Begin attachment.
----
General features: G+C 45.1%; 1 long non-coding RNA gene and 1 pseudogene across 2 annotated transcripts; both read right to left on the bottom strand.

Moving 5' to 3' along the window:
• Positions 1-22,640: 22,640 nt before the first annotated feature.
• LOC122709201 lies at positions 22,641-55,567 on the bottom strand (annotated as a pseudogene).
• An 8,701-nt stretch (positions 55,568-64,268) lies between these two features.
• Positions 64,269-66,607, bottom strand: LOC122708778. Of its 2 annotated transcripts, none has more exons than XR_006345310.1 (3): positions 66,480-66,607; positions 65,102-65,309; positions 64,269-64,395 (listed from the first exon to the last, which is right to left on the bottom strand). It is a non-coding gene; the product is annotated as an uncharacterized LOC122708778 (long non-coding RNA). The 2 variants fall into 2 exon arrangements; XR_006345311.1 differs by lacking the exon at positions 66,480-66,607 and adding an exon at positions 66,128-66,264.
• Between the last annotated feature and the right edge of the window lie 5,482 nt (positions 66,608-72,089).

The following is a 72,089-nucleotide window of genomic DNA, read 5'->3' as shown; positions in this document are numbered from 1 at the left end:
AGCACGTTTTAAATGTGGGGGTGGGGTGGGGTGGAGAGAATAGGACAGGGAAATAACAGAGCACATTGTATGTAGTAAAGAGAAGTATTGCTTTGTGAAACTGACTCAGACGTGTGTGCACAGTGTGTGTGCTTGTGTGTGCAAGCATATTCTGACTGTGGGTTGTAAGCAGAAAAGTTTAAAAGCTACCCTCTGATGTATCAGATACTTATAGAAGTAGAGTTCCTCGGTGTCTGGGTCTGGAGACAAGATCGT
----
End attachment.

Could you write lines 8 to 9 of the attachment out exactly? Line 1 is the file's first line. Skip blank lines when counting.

The following is a 72,089-nucleotide window of genomic DNA, read 5'->3' as shown; positions in this document are numbered from 1 at the left end:
AGCACGTTTTAAATGTGGGGGTGGGGTGGGGTGGAGAGAATAGGACAGGGAAATAACAGAGCACATTGTATGTAGTAAAGAGAAGTATTGCTTTGTGAAACTGACTCAGACGTGTGTGCACAGTGTGTGTGCTTGTGTGTGCAAGCATATTCTGACTGTGGGTTGTAAGCAGAAAAGTTTAAAAGCTACCCTCTGATGTATCAGATACTTATAGAAGTAGAGTTCCTCGGTGTCTGGGTCTGGAGACAAGATCGT